Breast cancer in men is a rare condition in which certain cells in the breast become abnormal and multiply without control to form a tumor.
Breast cancer occurs not only in women but also in some men, because men have breast tissue as well. Breast cancer in men is rare--less than 1% of all breast carcinomas occur in men. Consider the latest statistics available from the American Cancer Society (ACS):
The ACS estimates that in 2013 about 2,200 new cases of invasive breast cancer will be diagnosed among men in the U.S.
Breast cancer is about 100 times more common among women.
Estimates for 2013 also indicate that there will be about 410 deaths from breast cancer in men in the U.S.
The average age at diagnosis is 68, although men of all ages can be affected with the disease.
Risk factors may include the following:
Diseases associated with hyperestrogenism, such as cirrhosis or Klinefelter syndrome
Heavy alcohol intake
Also, there are definite familial tendencies for developing breast cancer:
An increased incidence is seen in men who have a number of female relatives with breast cancer.
An increased risk of male breast cancer has been reported in families in which a BRCA2 mutation has been identified. BRCA1 mutations can also cause breast cancer in men.
Infiltrating or invasive ductal cancer is the most common tumor type, but intraductal cancer, inflammatory carcinoma, and Paget disease of the nipple have been described as well.
Lobular carcinoma in situ is rare in men.
The following are the most common symptoms of breast cancer in men. However, each individual may experience symptoms differently. Symptoms may include:
Breast lumps or swelling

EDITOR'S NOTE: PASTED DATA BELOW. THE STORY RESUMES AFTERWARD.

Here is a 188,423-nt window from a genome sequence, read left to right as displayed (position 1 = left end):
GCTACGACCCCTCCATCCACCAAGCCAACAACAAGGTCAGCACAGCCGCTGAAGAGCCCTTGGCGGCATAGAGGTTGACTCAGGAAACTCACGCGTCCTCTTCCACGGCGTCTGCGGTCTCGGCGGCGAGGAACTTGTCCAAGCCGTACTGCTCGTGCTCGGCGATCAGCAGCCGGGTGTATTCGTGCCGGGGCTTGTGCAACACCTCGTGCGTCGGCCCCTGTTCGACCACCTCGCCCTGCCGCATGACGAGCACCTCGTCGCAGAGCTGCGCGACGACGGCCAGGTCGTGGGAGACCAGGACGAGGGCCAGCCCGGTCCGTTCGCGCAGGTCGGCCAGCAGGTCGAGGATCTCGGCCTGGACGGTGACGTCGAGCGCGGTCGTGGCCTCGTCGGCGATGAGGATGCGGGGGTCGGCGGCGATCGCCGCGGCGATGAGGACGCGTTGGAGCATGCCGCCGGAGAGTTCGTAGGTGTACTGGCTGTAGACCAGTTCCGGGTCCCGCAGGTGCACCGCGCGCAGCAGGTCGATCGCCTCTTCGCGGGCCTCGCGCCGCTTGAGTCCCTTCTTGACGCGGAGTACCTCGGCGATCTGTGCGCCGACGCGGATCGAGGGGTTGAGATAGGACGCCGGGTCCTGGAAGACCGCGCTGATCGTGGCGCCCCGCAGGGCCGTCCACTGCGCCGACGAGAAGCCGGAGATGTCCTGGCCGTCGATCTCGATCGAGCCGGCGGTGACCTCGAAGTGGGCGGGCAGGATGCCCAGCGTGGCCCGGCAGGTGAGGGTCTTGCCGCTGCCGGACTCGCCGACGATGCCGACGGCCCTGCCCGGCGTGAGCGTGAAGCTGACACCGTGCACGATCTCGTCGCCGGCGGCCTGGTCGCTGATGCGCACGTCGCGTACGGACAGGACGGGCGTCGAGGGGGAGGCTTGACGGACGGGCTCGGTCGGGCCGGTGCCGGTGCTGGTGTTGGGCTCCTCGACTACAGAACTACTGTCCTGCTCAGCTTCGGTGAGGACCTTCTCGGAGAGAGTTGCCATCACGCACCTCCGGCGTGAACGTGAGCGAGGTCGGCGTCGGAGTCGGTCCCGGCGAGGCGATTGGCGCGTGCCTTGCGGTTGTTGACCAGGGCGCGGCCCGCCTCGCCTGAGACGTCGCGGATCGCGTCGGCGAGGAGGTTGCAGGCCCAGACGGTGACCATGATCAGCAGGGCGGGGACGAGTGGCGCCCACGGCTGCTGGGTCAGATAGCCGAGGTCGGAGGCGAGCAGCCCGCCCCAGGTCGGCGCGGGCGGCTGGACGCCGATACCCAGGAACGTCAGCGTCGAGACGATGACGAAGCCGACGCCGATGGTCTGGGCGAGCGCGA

Nipple discharge (sometimes bloody)
A pain or pulling sensation in the breast
Skin puckering or dimpling
Scaliness or redness of the breast skin or the nipple
The symptoms of breast cancer may look a lot like other conditions or medical problems. Always consult your doctor for a diagnosis.
Lymph node involvement and the pattern of cancer spread are similar to those found in female breast cancer. The staging system for male breast cancer is identical to the staging system for female breast cancer.
Prognostic factors that have been evaluated include the size of lesion and the presence or absence of lymph node involvement, both of which influence treatment outcomes.
Overall survival for men with breast cancer is similar to that of women with breast cancer. The impression that male breast cancer has a worse prognosis may be due to the fact that it tends to be diagnosed at a later stage.
Specific treatment for male breast cancer will be determined by your doctor based on:
Your age, overall health, and medical history
Extent of the disease
Your tolerance for specific medications, procedures, or therapies
Expectations for the course of the disease
Your opinion or preference
The primary standard treatment is a modified radical mastectomy, just as it is with female breast cancer. Adjuvant (additional) therapy may be considered on the same basis as it is for a woman with breast cancer since there is no evidence that prognosis is different for men or women.
On Sunday, April 26, the 92nd Street Y in New York City brings together three of the leading breast cancer organizations, top scientists and researchers, and breast cancer survivors to provide clear and current information on the disease.
As part of the Eighth Annual Avon Walk Boston, the Avon Foundation awarded a generous research and patient care grant to Mass General's breast cancer program.